A short-term bill to fund the government through Dec. 11 overcame a key procedural hurdle in the Senate on Monday, just days before the deadline to avoid a shutdown.
Senators voted 77-19 to end debate on the continuing resolution (CR) to fund the government. The move paves the way for final passage before the Oct. 1 deadline.
Sen. Dan CoatsDan CoatsDNI official challenges reports of low morale in intelligence community Trust the states — we'll deliver on healthcare Trump's pick for intel chief to get hearing next week MORE (R-Ind.) said that while he supports funding the government, "we can no longer ignore the coming fiscal crisis or President Obama's continued executive overreach."
"Therefore, I will not support continuing resolutions or debt limit increases unless the Senate takes meaningful action to address these challenges," he said.
The outcome of Monday’s vote was widely expected after nearly every Democrat and eight Republicans blocked the Senate last week from moving forward with a short-term bill that would defund Planned Parenthood.
Conservatives have fought to cut off federal funding for the organization by using the spending bill as leverage.
But that push has divided Senate Republicans, with Sen. Kelly AyotteKelly AyotteLewandowski saw no evidence of voter fraud in New Hampshire NH governor 'not aware’ of major voter fraud Former NH AG: 'Allegations of voter fraud in NH are baseless' MORE (R-N.H.), who is running for reelection in a blue-leaning state, slamming her colleagues for pushing the measure during a fiery floor speech late last week.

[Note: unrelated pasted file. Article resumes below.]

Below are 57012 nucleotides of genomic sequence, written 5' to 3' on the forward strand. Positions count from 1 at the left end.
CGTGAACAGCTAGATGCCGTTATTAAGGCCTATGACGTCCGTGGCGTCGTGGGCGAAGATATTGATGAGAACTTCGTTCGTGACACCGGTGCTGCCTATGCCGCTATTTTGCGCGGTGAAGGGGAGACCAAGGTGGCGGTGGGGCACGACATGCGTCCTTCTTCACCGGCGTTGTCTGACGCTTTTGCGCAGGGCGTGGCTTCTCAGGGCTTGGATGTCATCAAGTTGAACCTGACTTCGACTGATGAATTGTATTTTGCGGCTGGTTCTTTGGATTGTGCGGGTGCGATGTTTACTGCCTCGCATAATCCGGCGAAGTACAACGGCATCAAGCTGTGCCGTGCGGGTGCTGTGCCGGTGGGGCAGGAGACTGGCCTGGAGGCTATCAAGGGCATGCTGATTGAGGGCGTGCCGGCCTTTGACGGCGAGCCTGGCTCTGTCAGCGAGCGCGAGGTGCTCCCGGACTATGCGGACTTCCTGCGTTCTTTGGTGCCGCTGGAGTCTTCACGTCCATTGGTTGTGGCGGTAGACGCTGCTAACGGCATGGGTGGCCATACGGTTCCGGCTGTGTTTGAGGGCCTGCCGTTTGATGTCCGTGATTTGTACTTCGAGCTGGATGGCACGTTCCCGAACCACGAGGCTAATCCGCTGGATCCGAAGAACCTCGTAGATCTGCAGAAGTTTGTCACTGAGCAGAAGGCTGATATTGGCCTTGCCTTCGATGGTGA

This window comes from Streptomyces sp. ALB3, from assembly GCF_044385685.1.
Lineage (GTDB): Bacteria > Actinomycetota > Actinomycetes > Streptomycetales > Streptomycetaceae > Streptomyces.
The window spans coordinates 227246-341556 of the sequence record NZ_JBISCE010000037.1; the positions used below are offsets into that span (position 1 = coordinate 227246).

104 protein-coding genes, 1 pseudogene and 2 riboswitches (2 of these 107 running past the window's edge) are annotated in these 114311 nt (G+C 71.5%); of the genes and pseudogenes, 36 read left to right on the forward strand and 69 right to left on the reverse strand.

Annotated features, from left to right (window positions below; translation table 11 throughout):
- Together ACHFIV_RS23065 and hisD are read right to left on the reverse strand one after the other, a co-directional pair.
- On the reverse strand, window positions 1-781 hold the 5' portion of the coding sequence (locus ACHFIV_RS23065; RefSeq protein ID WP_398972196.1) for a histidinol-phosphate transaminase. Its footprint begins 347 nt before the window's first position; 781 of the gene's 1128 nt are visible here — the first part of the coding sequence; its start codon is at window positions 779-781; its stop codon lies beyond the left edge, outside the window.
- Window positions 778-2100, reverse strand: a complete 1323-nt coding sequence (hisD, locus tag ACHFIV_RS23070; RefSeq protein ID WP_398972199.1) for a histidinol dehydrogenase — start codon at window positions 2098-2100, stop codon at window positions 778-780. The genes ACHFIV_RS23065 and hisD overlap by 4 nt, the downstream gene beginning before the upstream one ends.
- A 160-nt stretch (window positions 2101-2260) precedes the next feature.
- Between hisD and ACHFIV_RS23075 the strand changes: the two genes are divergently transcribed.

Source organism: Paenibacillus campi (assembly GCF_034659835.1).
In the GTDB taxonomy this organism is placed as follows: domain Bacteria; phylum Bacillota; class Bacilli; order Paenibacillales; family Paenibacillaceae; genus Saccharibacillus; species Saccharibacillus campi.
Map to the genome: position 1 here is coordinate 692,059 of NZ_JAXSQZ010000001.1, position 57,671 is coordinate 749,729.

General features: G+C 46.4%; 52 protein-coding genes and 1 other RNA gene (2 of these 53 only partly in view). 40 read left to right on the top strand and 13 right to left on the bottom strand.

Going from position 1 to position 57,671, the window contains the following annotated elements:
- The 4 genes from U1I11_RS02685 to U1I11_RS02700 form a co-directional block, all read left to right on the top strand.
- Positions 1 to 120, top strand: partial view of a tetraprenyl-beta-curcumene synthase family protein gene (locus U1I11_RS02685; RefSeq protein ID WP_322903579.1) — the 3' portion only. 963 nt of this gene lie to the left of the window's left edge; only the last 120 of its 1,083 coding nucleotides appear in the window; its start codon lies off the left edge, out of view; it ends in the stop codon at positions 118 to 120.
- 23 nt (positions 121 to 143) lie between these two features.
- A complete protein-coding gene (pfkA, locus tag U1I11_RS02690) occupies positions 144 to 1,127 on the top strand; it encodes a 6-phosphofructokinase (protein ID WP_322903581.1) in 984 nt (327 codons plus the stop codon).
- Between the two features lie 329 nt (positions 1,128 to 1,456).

Meanwhile, Majority Leader Mitch McConnellMitch McConnellGOP grapples with repeal of popular ObamaCare policy New DNC chairman wastes no time going after Trump Dem 2020 hopefuls lead pack in opposing Trump Cabinet picks MORE (R-Ky.) appealed to his Republican colleagues ahead of Monday’s vote, reminding them that if they don’t back the bill, then the government would likely shut down as of Thursday.
"It doesn't represent my first, second, third or 23rd choice when it comes to funding the government," he said from the Senate floor. "But, it will keep the government open through the fall and funded at the bipartisan level already agreed to by both parties as we work on the way forward."
With only days before the deadline, McConnell and Minority Leader Harry ReidHarry ReidSanders and Schumer are right: Ellison for DNC chair The Hill's 12:30 Report Hopes rise for law to expand access to experimental drugs MORE (D-Nev.) traded blame Monday for the failure to act well ahead of the deadline.
McConnell said Democrats are trying to force “unnecessary crises” by blocking the Senate from taking up spending bills; Reid said the scramble to pass legislation is “another Republican-manufactured showdown."
With a short-term spending bill expected to pass the Senate and then the House, Democrats are renewing their push to get Republicans to negotiate a longer bill that would roll back congressionally mandated budget caps on defense and non-defense spending.
“It’s time for those bipartisan budget negotiations. It’s beyond time. Now is the time for Congress to act responsibly,” Durbin said.